He chose Mondrian because his work is both aesthetically pleasing and widely known, and his use of primary colors also makes the contrast between the inverted and intended colors stark. In an added twist, Feld insists that the paintings themselves are not the actual work.
“The act of looking through the phone and seeing the painting appear more real and recognizable on the screen than on the wall in front of you is the concept of the series,” he says. Though a bit gimmicky, the point resonates.
The ubiquity of smartphones and social media apps dedicated to photo sharing has made it almost impossible to do, look at, or experience anything even somewhat remarkable without feeling the urge to whip out that device and capture it, even at the expense of enjoying the moment for what it is. And, as we’ve seen, sometimes on-the-spot Instagram uploads can be less than tasteful, if not downright dangerous.Any art project that makes us question our collective iPhone obsession can only be for the best, right?
Augmented reality toys have become a small but steady part of the gaming market, but augmented reality as a concept has always been hit or miss. If the companion app isn’t a tacked-on bell and whistle, the toy itself often isn’t much fun to play with. But Lego, which has a long history of blending tech into its traditional building sets, may have struck a decent balance with a new project called Fusion.
Fusion’s premise isn’t too different to that of similar toys: put an object on top of, or next to, or under a tablet, and a version of it will appear in a corresponding app. It begins with four fairly normal-looking sets, each based on a different Lego theme: race cars, a town, a medieval castle, and a resort (part of the girl-focused and frequently maligned Friends lineup.) But among the pieces is a small plastic base, each set’s version emblazoned with a different pattern. Build on top of them, and your tablet’s camera will be able to recognize and scan the resulting design, as long as it’s not too big and adheres to some other rules. Whatever you make will end up being part of a mobile game.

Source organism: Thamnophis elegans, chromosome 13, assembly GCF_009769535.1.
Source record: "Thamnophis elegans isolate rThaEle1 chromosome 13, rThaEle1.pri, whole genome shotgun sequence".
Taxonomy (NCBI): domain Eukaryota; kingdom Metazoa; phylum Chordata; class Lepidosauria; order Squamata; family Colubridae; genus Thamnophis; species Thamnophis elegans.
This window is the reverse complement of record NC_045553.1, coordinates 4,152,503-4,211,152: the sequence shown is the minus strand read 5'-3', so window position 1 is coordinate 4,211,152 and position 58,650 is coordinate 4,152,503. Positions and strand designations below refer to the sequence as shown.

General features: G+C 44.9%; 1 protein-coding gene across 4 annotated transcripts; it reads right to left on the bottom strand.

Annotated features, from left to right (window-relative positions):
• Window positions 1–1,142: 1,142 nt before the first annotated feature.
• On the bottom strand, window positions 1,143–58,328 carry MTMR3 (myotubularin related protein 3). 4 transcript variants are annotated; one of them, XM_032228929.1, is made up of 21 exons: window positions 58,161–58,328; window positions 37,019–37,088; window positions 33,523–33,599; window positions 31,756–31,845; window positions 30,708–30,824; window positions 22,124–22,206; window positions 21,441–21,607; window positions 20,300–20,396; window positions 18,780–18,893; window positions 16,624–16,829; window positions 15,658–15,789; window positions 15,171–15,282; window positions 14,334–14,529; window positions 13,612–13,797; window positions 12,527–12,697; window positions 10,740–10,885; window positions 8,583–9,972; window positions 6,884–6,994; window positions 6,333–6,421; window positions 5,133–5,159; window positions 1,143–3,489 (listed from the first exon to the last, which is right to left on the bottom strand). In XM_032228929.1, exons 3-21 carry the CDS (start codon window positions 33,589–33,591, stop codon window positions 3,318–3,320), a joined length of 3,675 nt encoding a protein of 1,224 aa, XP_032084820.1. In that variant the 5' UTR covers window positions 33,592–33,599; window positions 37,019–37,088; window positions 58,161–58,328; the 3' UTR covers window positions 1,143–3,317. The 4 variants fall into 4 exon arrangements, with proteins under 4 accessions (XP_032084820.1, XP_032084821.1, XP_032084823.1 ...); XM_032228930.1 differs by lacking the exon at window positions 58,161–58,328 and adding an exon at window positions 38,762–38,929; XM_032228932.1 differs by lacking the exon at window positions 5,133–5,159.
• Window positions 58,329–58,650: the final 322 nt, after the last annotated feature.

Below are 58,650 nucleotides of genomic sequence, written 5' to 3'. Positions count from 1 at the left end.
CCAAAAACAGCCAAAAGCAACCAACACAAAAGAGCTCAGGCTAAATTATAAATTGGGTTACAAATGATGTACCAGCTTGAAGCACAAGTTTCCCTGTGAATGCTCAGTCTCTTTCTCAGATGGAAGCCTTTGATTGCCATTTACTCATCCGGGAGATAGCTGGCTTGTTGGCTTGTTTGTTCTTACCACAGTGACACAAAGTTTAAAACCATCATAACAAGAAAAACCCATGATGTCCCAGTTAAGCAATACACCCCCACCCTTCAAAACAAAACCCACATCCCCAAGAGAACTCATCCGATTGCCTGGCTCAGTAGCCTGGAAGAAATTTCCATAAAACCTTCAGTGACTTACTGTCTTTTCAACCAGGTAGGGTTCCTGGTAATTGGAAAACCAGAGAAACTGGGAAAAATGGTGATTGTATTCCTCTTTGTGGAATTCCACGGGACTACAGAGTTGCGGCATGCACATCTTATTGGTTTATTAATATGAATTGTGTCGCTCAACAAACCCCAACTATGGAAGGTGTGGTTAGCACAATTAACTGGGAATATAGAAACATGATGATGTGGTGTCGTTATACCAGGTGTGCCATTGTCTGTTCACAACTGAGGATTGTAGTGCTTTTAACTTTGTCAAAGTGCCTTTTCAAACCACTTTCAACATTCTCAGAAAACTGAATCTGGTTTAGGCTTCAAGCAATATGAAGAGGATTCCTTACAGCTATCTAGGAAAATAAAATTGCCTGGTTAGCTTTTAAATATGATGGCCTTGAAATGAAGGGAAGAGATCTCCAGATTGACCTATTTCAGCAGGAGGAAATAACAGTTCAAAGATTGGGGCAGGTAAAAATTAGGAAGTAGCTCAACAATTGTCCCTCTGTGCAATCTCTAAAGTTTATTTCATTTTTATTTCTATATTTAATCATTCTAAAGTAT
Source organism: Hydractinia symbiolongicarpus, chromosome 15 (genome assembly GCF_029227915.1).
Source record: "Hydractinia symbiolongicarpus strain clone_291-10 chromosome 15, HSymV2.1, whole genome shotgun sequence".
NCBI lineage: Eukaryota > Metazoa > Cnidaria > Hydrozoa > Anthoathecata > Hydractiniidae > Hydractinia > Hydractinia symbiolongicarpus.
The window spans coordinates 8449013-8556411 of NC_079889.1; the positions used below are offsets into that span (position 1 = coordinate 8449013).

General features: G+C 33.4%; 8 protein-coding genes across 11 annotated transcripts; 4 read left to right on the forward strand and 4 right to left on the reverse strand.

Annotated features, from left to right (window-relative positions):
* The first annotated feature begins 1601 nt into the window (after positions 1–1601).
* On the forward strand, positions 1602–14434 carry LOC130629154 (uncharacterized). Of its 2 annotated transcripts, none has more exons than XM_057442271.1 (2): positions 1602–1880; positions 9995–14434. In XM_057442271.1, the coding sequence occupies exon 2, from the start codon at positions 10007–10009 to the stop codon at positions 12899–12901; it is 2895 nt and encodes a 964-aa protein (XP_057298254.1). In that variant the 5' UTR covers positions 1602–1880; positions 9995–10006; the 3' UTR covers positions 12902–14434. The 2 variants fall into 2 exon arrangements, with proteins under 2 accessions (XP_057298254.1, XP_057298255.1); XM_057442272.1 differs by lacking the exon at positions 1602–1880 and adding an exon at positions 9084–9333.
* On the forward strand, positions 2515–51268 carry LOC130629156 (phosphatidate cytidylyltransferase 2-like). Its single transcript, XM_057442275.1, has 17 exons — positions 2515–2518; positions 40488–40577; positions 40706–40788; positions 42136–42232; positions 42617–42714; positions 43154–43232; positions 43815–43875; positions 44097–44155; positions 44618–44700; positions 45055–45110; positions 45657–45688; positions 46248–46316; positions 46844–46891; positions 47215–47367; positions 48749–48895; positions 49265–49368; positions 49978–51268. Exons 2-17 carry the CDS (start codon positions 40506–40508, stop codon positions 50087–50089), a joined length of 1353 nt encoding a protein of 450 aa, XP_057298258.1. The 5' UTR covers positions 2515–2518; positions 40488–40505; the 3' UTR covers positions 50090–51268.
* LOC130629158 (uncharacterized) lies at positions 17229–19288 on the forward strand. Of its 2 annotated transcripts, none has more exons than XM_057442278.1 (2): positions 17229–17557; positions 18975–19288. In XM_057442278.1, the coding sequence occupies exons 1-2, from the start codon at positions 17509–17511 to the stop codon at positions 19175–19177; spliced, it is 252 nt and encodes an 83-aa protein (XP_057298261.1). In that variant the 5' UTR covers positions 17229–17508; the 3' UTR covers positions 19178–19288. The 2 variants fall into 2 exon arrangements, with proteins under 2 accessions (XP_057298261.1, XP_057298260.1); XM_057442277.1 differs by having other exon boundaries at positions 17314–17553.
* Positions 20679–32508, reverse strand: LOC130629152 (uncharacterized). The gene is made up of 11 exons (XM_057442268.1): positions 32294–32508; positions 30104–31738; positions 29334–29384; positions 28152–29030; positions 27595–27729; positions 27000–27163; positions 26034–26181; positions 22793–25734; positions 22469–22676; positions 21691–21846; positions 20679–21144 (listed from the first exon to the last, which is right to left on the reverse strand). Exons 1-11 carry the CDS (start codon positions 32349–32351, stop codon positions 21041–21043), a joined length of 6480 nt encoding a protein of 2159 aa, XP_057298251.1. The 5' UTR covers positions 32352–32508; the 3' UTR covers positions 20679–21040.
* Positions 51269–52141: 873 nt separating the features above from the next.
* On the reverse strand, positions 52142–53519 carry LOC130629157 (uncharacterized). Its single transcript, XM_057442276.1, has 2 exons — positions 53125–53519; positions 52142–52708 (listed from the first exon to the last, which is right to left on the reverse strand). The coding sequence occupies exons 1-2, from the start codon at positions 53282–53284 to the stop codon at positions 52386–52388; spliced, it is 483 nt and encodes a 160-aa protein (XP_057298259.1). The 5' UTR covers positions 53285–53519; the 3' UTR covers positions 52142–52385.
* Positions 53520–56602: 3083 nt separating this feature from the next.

BUILD A FACADE, AND THE APP WILL TURN IT INTO A 3D BUILDING
In the Town Master set, for example, you build a house’s facade on what looks like a piece of sidewalk. Start the app, point the camera at your creation, and you’ll be asked to line up its base with a small box on the screen. Once you get it right, the app scans the bricks and matches them by color and shape, reconstructing a virtual counterpart.
The app stretches it into a 3D model, and you can place it in a town-building game that’s reminiscent of a highly simplified SimCity. In the beta version I tried, scanning success depended on good lighting and a few retakes, when the design came out with random black horns or missing bricks. It wasn’t difficult, though, and it didn’t require any special features like NFC. Once a building is scanned, you can check citizens’ needs and assign it the role of a hospital, restaurant, "Segway store," or any number of other businesses and utilities.